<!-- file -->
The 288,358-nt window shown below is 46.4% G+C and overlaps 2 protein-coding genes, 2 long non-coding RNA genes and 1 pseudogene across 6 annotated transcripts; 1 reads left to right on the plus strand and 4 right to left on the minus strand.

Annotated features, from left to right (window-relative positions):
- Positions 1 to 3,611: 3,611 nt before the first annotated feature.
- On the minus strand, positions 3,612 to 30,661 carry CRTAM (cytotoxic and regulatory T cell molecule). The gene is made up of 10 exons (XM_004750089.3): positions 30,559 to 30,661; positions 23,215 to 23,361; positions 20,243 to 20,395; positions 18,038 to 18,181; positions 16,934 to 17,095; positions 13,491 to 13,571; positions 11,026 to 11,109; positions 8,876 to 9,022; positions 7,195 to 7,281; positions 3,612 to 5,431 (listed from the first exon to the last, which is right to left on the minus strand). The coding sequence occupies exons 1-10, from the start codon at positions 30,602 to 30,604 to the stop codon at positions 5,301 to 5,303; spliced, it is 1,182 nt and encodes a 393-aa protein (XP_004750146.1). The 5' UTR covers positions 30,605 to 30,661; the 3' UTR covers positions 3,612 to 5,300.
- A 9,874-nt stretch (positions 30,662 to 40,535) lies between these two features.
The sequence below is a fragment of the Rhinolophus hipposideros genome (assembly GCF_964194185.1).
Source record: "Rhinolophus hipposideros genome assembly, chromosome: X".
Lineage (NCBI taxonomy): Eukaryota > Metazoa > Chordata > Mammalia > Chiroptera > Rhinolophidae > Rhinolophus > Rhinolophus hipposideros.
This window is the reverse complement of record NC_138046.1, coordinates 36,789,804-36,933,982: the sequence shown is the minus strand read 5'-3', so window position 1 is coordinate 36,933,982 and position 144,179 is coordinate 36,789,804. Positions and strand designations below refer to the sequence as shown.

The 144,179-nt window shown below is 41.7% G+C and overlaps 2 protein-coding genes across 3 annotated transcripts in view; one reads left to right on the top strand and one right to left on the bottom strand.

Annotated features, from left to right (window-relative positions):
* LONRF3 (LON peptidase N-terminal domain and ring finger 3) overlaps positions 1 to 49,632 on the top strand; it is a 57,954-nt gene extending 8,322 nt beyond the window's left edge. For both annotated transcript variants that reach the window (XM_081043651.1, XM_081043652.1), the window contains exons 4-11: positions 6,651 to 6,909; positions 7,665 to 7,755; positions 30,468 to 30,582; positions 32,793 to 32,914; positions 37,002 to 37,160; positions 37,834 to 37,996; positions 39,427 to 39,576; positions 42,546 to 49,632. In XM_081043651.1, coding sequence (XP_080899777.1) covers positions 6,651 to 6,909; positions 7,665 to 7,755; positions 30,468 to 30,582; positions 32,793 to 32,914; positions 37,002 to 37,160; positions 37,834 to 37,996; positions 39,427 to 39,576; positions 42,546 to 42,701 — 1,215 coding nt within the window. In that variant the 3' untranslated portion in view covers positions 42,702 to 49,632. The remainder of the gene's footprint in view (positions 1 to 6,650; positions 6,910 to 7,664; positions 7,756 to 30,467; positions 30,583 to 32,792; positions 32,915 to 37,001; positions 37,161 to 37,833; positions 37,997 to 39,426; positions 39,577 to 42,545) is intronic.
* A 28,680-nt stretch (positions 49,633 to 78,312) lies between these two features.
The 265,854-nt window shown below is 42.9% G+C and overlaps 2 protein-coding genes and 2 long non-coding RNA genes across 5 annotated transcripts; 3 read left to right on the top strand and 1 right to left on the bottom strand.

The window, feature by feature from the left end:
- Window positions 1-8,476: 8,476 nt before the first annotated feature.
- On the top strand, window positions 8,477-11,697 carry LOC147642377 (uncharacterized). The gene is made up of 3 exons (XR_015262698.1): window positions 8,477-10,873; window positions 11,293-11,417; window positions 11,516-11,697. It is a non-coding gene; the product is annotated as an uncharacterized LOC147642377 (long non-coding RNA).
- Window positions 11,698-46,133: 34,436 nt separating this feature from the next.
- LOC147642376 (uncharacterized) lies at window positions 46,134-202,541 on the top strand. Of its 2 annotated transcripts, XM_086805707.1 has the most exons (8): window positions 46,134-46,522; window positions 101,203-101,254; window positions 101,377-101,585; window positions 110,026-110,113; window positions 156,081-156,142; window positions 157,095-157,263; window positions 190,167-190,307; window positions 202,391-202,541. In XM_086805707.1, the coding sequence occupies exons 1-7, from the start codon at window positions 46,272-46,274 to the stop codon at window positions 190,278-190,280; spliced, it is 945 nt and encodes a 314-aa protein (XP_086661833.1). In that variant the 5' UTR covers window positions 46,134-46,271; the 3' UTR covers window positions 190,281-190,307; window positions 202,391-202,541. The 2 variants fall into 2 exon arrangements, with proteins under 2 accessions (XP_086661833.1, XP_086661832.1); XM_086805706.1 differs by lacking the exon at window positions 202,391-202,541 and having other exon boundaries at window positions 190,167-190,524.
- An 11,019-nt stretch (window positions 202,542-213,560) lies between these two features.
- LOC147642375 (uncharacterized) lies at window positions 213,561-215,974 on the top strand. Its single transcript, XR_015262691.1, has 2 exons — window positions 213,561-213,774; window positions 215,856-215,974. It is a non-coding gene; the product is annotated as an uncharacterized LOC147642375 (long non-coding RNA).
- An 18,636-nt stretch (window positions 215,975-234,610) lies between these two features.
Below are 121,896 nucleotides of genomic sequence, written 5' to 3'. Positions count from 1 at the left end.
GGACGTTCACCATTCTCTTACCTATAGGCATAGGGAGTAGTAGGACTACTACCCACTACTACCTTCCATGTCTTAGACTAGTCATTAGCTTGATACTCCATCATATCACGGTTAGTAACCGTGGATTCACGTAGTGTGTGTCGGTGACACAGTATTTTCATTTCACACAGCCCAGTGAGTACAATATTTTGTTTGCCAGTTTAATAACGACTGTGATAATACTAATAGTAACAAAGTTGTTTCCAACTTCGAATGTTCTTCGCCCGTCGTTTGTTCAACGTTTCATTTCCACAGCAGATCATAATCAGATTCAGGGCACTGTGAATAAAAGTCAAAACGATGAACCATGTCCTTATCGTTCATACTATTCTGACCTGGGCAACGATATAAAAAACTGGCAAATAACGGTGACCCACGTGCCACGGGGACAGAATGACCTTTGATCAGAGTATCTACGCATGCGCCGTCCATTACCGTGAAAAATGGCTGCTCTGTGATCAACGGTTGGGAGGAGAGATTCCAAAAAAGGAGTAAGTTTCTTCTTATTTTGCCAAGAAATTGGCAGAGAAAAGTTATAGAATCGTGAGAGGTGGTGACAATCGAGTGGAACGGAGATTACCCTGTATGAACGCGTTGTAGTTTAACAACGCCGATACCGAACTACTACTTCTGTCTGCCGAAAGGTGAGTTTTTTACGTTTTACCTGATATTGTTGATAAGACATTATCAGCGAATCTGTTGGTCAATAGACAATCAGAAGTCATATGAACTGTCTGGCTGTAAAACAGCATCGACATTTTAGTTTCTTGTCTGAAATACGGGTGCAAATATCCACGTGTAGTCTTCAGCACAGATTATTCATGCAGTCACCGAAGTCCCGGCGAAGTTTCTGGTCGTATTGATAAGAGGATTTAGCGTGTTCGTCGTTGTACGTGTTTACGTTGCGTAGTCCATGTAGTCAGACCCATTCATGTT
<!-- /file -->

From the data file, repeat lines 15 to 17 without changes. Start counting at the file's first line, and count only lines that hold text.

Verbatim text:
The window, feature by feature from the left end:
- Window positions 1-8,476: 8,476 nt before the first annotated feature.
- On the top strand, window positions 8,477-11,697 carry LOC147642377 (uncharacterized). The gene is made up of 3 exons (XR_015262698.1): window positions 8,477-10,873; window positions 11,293-11,417; window positions 11,516-11,697. It is a non-coding gene; the product is annotated as an uncharacterized LOC147642377 (long non-coding RNA).